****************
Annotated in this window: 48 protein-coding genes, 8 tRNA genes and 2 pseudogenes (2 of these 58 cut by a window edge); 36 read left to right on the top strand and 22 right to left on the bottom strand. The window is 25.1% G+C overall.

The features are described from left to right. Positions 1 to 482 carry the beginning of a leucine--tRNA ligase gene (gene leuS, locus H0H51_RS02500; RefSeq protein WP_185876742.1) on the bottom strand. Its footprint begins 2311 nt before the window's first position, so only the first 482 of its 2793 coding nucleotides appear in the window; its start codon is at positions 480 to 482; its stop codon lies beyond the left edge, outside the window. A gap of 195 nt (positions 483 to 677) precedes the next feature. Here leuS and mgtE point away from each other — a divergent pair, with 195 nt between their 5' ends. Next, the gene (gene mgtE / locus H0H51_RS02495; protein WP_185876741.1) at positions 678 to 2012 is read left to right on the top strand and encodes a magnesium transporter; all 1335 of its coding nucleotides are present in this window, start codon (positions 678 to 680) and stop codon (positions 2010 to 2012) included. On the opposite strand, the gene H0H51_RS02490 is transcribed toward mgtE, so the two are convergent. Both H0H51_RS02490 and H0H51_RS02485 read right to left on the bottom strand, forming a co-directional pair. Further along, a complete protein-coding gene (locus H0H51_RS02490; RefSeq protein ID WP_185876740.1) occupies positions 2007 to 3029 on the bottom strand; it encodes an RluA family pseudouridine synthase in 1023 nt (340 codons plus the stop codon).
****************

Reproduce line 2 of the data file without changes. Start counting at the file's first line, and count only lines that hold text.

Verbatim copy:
The features are described from left to right. Positions 1 to 482 carry the beginning of a leucine--tRNA ligase gene (gene leuS, locus H0H51_RS02500; RefSeq protein WP_185876742.1) on the bottom strand. Its footprint begins 2311 nt before the window's first position, so only the first 482 of its 2793 coding nucleotides appear in the window; its start codon is at positions 480 to 482; its stop codon lies beyond the left edge, outside the window. A gap of 195 nt (positions 483 to 677) precedes the next feature. Here leuS and mgtE point away from each other — a divergent pair, with 195 nt between their 5' ends. Next, the gene (gene mgtE / locus H0H51_RS02495; protein WP_185876741.1) at positions 678 to 2012 is read left to right on the top strand and encodes a magnesium transporter; all 1335 of its coding nucleotides are present in this window, start codon (positions 678 to 680) and stop codon (positions 2010 to 2012) included. On the opposite strand, the gene H0H51_RS02490 is transcribed toward mgtE, so the two are convergent. Both H0H51_RS02490 and H0H51_RS02485 read right to left on the bottom strand, forming a co-directional pair. Further along, a complete protein-coding gene (locus H0H51_RS02490; RefSeq protein ID WP_185876740.1) occupies positions 2007 to 3029 on the bottom strand; it encodes an RluA family pseudouridine synthase in 1023 nt (340 codons plus the stop codon).